Binding Judicial Dispute Resolution Pilot for Family Law Cases Expanding Across Ontario
Written on behalf of Shariff & Associates
In May of 2021, the Ontario Superior Court of Justice introduced a pilot project allowing certain family law disputes to be resolved through a process known as Binding Judicial Dispute Resolution (“Binding JDR”). The pilot was initially limited to the Superior Court of Justice in Simcoe and Muskoka, the Cornwall Superior Court of Justice (Family Court Branch), and to Superior Courts in the Northwest and Northeast regions. Due to the success in those regions, it was extended to Ottawa in November of 2021. If successful in the context of that larger city and population, there is a possibility that the pilot will also be extended to other regions in Ontario.
The backlog of family law cases has, in recent years, been compounded by the impact and closures mandated by governments in response to COVID-19. The Court introduced the pilot to help deal with the backlog and also to provide a streamlined way to resolve less complex family law cases, consistent with the objectives of the Family Law Rules. However, both parties must consent to the process, and one party cannot make the election for both parties.
What is Binding Judicial Dispute Resolution?
A Binding Judicial Dispute Resolution is less formal than a normal hearing. The judge assigned to the case will meet with both parties and their lawyers to understand the parties’ positions and explore possible settlement.
The parties are expected to propose a possible resolution to any outstanding issues and to be able to provide the key facts that would support their proposal. If the parties are not able to reach an agreement, the judge will hear from each party regarding the orders that they are seeking.
Unlike a formal hearing, a judge in a Binding JDR hearing can ask questions and request information about anything that they consider relevant to the case to reach an informed and fair decision. The judge is not limited by the formal rules of evidence that are outlined in the Rules of Civil Procedure or the Evidence Act of Ontario.
At the conclusion of a Binding JDR hearing, the judge will provide a final decision on all outstanding issues, including those that have been resolved on consent.
Unlike a regular family law hearing, the judge in a Binding JDR process provides their ruling verbally followed by a written endorsement. The parties should not expect a written decision.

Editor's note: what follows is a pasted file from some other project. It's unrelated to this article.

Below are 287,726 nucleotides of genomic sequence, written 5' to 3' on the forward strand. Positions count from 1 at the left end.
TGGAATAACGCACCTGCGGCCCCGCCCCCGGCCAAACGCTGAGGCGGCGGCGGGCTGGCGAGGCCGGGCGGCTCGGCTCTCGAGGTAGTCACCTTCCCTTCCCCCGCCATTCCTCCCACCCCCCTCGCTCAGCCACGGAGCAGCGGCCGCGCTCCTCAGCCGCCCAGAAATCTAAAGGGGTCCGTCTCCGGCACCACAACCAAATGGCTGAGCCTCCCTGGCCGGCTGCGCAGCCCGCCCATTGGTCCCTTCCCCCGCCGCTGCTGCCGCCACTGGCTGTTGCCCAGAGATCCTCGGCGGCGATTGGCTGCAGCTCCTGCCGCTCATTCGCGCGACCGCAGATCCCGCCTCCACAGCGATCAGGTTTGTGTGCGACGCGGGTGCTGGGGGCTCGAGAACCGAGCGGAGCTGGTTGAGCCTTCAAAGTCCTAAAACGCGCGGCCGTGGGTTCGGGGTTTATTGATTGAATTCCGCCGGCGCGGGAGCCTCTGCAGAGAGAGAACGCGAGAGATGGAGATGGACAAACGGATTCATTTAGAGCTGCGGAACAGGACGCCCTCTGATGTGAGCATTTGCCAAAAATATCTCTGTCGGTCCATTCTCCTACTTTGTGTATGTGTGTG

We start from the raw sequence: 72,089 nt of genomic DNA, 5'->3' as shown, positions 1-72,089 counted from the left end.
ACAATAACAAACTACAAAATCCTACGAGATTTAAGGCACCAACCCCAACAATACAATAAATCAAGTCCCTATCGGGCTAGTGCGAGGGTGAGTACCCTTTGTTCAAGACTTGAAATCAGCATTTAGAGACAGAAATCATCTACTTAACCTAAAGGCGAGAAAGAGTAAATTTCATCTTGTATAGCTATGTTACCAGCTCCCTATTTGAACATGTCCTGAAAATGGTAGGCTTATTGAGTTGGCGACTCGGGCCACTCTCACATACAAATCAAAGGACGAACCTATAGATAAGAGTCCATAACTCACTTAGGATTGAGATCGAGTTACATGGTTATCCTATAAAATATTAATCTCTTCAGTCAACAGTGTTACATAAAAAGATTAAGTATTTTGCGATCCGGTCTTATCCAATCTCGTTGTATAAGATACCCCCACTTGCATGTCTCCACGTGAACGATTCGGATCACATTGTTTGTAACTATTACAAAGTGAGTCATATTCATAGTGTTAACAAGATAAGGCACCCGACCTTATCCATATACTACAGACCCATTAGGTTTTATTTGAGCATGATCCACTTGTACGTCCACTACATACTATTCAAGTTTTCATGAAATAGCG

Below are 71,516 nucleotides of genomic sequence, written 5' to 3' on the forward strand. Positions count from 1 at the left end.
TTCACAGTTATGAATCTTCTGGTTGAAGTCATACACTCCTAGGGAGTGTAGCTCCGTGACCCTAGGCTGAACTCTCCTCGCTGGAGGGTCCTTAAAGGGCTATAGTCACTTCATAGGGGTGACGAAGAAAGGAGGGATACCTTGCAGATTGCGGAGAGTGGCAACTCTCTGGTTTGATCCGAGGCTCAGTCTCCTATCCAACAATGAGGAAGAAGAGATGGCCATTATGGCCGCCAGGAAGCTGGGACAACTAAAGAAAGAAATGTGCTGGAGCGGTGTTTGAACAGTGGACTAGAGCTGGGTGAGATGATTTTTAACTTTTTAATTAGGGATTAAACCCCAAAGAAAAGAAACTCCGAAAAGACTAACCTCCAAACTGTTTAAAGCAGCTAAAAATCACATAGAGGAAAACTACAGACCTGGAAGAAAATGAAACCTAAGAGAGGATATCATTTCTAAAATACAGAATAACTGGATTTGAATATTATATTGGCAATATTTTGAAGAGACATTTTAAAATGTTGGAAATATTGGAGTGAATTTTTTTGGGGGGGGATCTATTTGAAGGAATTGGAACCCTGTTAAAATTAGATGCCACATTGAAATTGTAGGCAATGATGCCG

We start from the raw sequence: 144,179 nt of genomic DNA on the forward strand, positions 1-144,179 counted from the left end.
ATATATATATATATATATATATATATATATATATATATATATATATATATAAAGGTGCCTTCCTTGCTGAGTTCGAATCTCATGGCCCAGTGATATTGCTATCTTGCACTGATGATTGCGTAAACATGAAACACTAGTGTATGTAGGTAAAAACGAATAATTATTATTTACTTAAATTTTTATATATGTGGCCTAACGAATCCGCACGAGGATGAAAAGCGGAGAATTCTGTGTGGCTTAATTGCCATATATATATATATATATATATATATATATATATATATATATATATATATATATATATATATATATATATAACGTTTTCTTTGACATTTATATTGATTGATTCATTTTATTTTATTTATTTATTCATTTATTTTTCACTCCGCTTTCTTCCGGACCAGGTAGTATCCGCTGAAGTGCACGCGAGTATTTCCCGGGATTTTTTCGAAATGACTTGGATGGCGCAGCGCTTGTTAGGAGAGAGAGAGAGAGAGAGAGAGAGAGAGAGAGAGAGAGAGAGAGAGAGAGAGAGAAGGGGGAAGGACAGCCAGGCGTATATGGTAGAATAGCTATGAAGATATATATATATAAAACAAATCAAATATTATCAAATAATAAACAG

It should also be noted that the judge in a Binding JDR hearing has the power to decide that the hearing should move to a more formal process if they determine that the issues require more careful consideration or are too complex for the Binding JDR process.
Settlement Conference vs. Binding JDR
Generally, at a Settlement Conference, the parties are entitled to raise an objection under subrule 17(24) of the Family Law Rules. Under that subrule, a judge that has conducted a settlement conference should not decide the issues if a settlement has not been reached.
When parties participate in a Binding Judicial Dispute Resolution, they must request that the same judge who helped them resolve their case make a final decision regarding any issues they cannot resolve on their own. The parties must specifically waive any objections that they may otherwise be entitled to raise under that subrule.
When is Binding JDR Appropriate?
The Binding Judicial Dispute Resolution process is intended to be simpler and less procedurally intensive than other family law hearings. It is best suited to situations where the parties may have already come to an agreement on the facts and only need judicial input on the application of the law.
Some examples of cases that may be suitable for Binding JDR include:
- Settling terms of a parenting plan schedule;
- Reasonableness of and responsibility for special or extraordinary s. 7 expenses for the couple’s children;
- Quantity or duration of spousal support; or
- Ruling on a few specific items in a net family property calculation.
Binding JDR is not suitable for complex cases that may involve witnesses other than the parties, substantial financial disputes, or credibility questions that require cross-examination.
Cases that require extensive hearing time are also inappropriate for Binding JDR, as these types of hearings are usually two or three hours in length. While in its pilot phase, the court will be approving each request for a Binding JDR hearing to ensure that the case falls within the guidelines.
Contact Shariff & Associates in Stouffville for Advice on Your Family Law Dispute
The family lawyers at Shariff & Associates work with clients to resolve their family law disputes as quickly and painlessly as possible. We will review your situation and provide a realistic assessment of the likelihood of successful outcomes and explore your other options. We will advocate for your needs to deliver the best possible result. To review your matter with a member of our team, please reach out to us online, or call us at 905-591-4545.